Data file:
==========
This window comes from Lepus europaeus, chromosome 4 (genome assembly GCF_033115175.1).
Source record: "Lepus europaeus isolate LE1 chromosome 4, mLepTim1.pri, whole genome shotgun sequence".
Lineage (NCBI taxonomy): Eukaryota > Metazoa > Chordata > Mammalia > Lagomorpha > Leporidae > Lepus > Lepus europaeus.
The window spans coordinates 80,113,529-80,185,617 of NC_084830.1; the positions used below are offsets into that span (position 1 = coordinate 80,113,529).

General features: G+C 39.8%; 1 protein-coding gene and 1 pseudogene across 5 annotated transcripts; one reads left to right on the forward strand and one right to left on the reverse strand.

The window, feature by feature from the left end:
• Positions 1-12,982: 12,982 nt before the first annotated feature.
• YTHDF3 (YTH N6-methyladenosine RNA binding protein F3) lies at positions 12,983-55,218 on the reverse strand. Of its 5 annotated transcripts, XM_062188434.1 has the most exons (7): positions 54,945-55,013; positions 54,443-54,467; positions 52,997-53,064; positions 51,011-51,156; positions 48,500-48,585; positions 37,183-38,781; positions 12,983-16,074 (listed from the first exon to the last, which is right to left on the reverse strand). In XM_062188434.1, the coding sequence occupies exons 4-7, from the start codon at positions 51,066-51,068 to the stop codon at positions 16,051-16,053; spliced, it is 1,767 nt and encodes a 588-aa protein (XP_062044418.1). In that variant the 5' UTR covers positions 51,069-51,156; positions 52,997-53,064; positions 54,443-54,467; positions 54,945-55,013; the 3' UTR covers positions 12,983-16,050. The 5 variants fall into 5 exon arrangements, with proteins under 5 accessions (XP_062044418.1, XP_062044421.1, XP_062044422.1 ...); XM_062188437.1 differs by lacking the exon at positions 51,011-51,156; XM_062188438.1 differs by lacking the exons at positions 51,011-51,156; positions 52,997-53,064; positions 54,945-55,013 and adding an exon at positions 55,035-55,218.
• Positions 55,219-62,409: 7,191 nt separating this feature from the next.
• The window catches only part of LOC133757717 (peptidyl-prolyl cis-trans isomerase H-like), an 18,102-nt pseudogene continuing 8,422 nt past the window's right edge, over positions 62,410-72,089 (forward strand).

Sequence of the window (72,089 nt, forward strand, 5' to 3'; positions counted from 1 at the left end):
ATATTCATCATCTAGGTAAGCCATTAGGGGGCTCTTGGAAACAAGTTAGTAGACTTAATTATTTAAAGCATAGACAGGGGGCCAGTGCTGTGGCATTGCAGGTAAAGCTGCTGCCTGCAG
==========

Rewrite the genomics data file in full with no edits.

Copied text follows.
This window comes from Lepus europaeus, chromosome 4 (genome assembly GCF_033115175.1).
Source record: "Lepus europaeus isolate LE1 chromosome 4, mLepTim1.pri, whole genome shotgun sequence".
Lineage (NCBI taxonomy): Eukaryota > Metazoa > Chordata > Mammalia > Lagomorpha > Leporidae > Lepus > Lepus europaeus.
The window spans coordinates 80,113,529-80,185,617 of NC_084830.1; the positions used below are offsets into that span (position 1 = coordinate 80,113,529).

General features: G+C 39.8%; 1 protein-coding gene and 1 pseudogene across 5 annotated transcripts; one reads left to right on the forward strand and one right to left on the reverse strand.

The window, feature by feature from the left end:
• Positions 1-12,982: 12,982 nt before the first annotated feature.
• YTHDF3 (YTH N6-methyladenosine RNA binding protein F3) lies at positions 12,983-55,218 on the reverse strand. Of its 5 annotated transcripts, XM_062188434.1 has the most exons (7): positions 54,945-55,013; positions 54,443-54,467; positions 52,997-53,064; positions 51,011-51,156; positions 48,500-48,585; positions 37,183-38,781; positions 12,983-16,074 (listed from the first exon to the last, which is right to left on the reverse strand). In XM_062188434.1, the coding sequence occupies exons 4-7, from the start codon at positions 51,066-51,068 to the stop codon at positions 16,051-16,053; spliced, it is 1,767 nt and encodes a 588-aa protein (XP_062044418.1). In that variant the 5' UTR covers positions 51,069-51,156; positions 52,997-53,064; positions 54,443-54,467; positions 54,945-55,013; the 3' UTR covers positions 12,983-16,050. The 5 variants fall into 5 exon arrangements, with proteins under 5 accessions (XP_062044418.1, XP_062044421.1, XP_062044422.1 ...); XM_062188437.1 differs by lacking the exon at positions 51,011-51,156; XM_062188438.1 differs by lacking the exons at positions 51,011-51,156; positions 52,997-53,064; positions 54,945-55,013 and adding an exon at positions 55,035-55,218.
• Positions 55,219-62,409: 7,191 nt separating this feature from the next.
• The window catches only part of LOC133757717 (peptidyl-prolyl cis-trans isomerase H-like), an 18,102-nt pseudogene continuing 8,422 nt past the window's right edge, over positions 62,410-72,089 (forward strand).

Sequence of the window (72,089 nt, forward strand, 5' to 3'; positions counted from 1 at the left end):
ATATTCATCATCTAGGTAAGCCATTAGGGGGCTCTTGGAAACAAGTTAGTAGACTTAATTATTTAAAGCATAGACAGGGGGCCAGTGCTGTGGCATTGCAGGTAAAGCTGCTGCCTGCAG